The green plants that cover the land and fill the seas form the main basis for much of life on Earth. Yet the tiny piece of cellular machinery that makes all of this possible, chlorophyll, is surprisingly inefficient. In a bid to replicate photosynthesis, and as such improve upon it, researchers have managed to create “cyborg” bacteria, covered in tiny semiconductors that take sunlight, carbon dioxide, and water, and turn it into a potential fuel.
“Rather than rely on inefficient chlorophyll to harvest sunlight, I've taught bacteria how to grow and cover their bodies with tiny semiconductor nanocrystals,” explained Kelsey K Sakimoto, who carried out the research that was presented at the American Chemical Society meeting this week. “These nanocrystals are much more efficient than chlorophyll and can be grown at a fraction of the cost of manufactured solar panels.”
Amazingly, it didn’t actually take that much tweaking to make the bacteria coat themselves in the semiconductors. After trawling through old microbiology literature, the researchers found that some bacteria will naturally produce heavy metal crystals on their surface if they are exposed to cadmium, mercury, or lead, as a form of natural defense.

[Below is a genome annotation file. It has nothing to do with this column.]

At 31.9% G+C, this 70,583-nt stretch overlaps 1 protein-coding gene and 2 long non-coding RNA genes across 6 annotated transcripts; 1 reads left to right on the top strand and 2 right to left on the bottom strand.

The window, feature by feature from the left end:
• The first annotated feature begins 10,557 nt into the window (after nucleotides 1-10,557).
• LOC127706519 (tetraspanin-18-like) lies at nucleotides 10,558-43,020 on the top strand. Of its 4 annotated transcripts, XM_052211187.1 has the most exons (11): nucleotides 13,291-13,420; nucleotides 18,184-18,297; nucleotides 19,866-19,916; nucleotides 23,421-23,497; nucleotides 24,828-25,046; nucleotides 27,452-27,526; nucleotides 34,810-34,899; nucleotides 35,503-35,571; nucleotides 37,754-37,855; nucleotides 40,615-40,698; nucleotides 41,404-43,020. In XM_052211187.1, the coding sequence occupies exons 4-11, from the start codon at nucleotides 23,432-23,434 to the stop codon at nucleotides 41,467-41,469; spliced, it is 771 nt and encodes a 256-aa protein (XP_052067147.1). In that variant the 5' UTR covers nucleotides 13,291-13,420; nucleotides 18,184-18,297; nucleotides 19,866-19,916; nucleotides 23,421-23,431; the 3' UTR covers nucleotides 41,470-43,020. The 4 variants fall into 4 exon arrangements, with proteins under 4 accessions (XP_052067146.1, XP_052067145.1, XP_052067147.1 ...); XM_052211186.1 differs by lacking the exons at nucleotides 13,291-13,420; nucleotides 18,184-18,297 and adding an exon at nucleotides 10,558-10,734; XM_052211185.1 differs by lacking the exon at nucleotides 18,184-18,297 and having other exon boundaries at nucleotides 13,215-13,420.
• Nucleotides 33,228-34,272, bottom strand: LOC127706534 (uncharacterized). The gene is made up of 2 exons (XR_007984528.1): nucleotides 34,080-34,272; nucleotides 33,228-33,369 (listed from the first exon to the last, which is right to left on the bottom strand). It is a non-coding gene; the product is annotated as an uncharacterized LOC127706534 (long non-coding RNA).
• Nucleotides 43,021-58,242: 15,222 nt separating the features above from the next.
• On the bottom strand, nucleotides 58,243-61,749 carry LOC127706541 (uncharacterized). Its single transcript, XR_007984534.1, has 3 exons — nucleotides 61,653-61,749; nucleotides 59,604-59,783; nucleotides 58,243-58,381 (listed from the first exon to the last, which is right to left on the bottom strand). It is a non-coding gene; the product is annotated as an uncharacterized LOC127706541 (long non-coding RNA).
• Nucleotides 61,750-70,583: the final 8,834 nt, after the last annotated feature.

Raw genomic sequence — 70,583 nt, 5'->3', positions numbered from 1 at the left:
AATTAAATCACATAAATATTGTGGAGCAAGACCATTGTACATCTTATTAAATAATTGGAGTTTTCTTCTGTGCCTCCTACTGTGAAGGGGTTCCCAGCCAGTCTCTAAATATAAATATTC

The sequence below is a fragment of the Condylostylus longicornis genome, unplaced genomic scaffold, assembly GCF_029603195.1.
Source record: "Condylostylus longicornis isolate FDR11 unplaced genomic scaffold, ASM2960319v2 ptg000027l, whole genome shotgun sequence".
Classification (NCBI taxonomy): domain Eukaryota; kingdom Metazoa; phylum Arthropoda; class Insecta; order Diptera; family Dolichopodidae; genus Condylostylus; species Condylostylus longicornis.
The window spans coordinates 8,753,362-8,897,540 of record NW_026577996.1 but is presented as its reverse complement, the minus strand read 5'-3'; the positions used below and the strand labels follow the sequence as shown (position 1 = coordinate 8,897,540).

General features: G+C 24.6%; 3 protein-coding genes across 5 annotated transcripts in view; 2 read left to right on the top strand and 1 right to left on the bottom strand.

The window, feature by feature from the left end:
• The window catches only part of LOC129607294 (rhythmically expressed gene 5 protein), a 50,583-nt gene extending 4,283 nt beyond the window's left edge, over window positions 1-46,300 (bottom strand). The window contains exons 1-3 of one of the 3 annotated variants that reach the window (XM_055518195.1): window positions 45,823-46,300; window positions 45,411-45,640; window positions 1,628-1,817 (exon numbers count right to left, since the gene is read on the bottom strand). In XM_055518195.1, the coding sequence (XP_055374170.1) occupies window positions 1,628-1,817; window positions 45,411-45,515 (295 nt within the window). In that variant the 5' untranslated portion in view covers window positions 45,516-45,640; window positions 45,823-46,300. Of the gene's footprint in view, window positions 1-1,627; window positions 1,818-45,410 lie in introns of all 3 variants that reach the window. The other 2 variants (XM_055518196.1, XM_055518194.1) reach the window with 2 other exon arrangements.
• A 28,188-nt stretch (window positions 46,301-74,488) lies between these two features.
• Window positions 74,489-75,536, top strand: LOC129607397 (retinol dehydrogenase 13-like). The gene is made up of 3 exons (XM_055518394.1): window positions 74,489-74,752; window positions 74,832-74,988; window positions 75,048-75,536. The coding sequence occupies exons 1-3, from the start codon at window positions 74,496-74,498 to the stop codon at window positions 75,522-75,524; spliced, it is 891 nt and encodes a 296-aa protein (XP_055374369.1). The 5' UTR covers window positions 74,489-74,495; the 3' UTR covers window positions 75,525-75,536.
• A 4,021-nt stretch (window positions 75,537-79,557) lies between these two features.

The researchers simply realized that these heavy metal sulfides are in effect tiny solar panels that line the surface of the bacteria. “The thrust of research in my lab is to essentially 'supercharge' nonphotosynthetic bacteria by providing them energy in the form of electrons from inorganic semiconductors, like cadmium sulfide, that are efficient light absorbers,” explained Peidong Yang, who runs the lab in which the research is being carried out.
The souped up bacteria use the energy from the semiconductors to take carbon dioxide and water – the same two building blocks for photosynthesis – and churn out acetic acid, which is effectively vinegar. The efficiency of this process has been measured at a whopping 80 percent, far higher than anything we can achieve with solar panels, and roughly six times more efficient than plants manage it themselves.
But it is what we then do with this acetic acid that is important. Other researchers have been working on way to engineer the humble E. coli to take up acetic acid, and then turn it into the fuel butanol or a polymer known as polyhydroxybutyrate. If both the semiconductor bacteria, and the fuel producing E. coli can be scaled up, then it could be a new way to synthesize biofuel using just sunlight, water, and carbon dioxide.
The researchers hope to refine their ideas, as currently, it is still more attractive to simply use algae in massive vats than to grow a broth of cyborg bacteria. But they are confident that in the future, there may well be a place for their findings.